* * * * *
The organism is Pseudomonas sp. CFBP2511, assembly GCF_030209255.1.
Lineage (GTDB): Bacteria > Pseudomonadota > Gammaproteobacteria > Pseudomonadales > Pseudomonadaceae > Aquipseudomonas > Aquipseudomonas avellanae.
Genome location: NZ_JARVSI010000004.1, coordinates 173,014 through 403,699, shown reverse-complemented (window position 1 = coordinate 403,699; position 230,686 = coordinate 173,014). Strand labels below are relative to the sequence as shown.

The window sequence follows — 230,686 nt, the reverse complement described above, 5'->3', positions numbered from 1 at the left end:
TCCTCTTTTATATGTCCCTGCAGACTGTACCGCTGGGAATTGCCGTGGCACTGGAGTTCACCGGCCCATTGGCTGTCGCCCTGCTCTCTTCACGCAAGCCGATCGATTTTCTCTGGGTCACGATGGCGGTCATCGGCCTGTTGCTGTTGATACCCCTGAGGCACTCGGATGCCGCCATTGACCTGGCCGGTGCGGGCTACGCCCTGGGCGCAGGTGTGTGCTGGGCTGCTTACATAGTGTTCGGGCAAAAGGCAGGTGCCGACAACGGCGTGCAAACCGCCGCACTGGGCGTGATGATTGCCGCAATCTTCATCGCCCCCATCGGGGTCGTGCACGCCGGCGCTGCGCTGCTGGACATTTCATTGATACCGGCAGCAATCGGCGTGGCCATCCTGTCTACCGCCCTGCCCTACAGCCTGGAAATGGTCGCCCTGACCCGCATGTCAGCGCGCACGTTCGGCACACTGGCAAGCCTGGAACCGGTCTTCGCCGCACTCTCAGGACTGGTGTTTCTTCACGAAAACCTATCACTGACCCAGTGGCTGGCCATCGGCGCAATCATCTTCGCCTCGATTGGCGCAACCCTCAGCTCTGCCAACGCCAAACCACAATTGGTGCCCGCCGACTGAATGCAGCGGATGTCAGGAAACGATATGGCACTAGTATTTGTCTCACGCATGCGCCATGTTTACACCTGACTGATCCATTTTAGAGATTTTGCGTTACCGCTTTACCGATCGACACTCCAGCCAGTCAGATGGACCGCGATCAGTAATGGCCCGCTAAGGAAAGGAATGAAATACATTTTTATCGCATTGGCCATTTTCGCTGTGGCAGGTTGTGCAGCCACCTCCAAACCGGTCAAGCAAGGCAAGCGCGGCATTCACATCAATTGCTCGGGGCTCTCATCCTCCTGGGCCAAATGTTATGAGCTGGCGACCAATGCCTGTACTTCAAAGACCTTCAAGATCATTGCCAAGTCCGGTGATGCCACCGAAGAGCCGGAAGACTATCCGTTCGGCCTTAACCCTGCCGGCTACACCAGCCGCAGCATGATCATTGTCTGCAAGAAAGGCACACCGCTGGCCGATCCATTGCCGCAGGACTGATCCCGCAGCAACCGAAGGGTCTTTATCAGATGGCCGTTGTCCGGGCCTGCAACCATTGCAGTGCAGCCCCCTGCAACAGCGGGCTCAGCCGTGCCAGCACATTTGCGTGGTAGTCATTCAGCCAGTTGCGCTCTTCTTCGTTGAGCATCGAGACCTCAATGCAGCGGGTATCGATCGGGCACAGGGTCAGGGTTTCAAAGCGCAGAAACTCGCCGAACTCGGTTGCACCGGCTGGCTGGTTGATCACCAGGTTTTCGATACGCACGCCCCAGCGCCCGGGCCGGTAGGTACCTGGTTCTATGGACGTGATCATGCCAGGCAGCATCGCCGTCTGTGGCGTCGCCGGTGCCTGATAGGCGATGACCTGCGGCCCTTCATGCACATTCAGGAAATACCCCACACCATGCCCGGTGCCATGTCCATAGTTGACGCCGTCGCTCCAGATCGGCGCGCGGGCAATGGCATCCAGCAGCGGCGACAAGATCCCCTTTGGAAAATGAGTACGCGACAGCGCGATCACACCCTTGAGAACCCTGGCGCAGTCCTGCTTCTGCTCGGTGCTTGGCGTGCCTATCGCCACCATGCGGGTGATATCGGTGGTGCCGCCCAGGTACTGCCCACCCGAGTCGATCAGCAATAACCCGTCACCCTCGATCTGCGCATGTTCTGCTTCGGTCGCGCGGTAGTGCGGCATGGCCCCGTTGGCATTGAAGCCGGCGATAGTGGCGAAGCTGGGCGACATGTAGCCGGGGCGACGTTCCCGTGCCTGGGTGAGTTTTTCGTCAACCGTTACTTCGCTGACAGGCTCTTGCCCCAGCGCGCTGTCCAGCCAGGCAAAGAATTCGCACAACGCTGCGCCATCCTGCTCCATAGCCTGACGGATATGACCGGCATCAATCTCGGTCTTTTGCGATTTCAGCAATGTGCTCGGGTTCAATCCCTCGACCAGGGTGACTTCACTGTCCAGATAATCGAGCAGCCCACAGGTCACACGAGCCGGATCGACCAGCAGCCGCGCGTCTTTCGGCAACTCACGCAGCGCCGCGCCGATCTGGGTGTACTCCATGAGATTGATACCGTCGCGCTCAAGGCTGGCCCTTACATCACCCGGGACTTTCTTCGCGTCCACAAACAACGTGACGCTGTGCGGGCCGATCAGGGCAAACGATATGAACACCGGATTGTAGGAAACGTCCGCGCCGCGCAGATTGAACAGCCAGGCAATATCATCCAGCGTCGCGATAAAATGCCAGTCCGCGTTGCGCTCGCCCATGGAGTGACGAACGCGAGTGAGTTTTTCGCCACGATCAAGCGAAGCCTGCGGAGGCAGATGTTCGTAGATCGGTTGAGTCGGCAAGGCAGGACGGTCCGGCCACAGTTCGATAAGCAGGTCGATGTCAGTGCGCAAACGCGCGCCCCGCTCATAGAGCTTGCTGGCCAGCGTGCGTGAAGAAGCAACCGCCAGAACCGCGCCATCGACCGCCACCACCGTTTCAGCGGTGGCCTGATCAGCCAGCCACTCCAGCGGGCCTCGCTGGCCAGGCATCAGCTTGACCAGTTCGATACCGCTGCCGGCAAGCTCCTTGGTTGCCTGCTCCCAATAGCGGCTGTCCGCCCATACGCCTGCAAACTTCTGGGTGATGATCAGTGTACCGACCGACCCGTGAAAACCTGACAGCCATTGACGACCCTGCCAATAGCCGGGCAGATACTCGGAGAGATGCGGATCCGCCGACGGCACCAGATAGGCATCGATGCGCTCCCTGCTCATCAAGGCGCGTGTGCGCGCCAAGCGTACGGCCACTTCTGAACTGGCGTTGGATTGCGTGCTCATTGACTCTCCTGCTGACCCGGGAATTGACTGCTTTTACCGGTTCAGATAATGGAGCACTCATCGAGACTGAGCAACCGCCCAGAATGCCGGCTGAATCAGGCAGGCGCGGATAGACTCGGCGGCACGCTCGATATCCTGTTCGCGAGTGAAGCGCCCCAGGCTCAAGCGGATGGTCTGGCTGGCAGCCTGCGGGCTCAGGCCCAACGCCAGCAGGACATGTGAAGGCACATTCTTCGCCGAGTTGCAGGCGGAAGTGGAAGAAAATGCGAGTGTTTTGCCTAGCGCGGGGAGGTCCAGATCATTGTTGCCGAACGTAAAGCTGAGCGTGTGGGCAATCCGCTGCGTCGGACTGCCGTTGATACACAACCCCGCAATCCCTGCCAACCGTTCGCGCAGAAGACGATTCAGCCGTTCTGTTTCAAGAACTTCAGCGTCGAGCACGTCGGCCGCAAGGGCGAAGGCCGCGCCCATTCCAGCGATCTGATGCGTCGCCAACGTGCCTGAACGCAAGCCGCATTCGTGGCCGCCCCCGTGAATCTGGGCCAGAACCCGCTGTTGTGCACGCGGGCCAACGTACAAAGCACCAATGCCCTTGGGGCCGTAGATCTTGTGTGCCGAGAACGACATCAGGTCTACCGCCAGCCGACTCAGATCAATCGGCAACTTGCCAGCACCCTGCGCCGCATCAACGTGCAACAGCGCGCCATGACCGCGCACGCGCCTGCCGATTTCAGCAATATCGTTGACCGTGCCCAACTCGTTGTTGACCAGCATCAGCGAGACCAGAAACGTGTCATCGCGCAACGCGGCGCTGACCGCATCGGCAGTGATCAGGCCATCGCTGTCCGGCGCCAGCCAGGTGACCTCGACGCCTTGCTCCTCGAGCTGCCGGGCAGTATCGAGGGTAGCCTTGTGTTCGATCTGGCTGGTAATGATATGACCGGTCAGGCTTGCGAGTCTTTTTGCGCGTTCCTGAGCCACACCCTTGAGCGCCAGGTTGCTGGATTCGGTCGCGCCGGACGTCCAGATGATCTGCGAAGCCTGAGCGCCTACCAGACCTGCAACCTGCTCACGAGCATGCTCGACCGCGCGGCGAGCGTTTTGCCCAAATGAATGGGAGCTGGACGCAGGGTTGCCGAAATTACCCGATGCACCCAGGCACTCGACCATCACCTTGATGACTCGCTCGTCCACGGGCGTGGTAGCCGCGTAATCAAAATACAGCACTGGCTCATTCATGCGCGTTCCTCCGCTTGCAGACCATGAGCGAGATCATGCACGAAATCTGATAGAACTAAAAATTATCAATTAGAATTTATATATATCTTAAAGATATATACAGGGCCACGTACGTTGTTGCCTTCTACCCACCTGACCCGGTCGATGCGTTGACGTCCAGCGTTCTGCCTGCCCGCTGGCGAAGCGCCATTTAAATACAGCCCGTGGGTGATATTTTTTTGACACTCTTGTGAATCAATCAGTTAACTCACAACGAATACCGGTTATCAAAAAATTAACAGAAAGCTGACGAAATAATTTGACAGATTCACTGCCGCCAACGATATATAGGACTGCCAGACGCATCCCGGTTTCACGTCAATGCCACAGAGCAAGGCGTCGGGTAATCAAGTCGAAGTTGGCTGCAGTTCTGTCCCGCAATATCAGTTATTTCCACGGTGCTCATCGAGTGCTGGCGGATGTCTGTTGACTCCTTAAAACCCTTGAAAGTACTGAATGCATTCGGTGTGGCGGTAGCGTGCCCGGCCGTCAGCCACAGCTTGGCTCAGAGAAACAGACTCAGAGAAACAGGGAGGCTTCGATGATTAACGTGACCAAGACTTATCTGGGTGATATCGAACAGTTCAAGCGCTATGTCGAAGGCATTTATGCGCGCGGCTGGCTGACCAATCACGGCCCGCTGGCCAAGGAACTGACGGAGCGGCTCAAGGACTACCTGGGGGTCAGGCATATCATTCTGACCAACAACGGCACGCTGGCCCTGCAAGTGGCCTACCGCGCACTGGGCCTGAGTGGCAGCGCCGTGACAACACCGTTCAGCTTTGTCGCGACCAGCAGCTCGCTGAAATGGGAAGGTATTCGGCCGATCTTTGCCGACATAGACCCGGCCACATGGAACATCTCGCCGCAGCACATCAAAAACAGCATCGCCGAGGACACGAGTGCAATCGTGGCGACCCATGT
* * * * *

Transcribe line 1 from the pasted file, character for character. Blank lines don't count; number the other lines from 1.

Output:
The organism is Pseudomonas sp. CFBP2511, assembly GCF_030209255.1.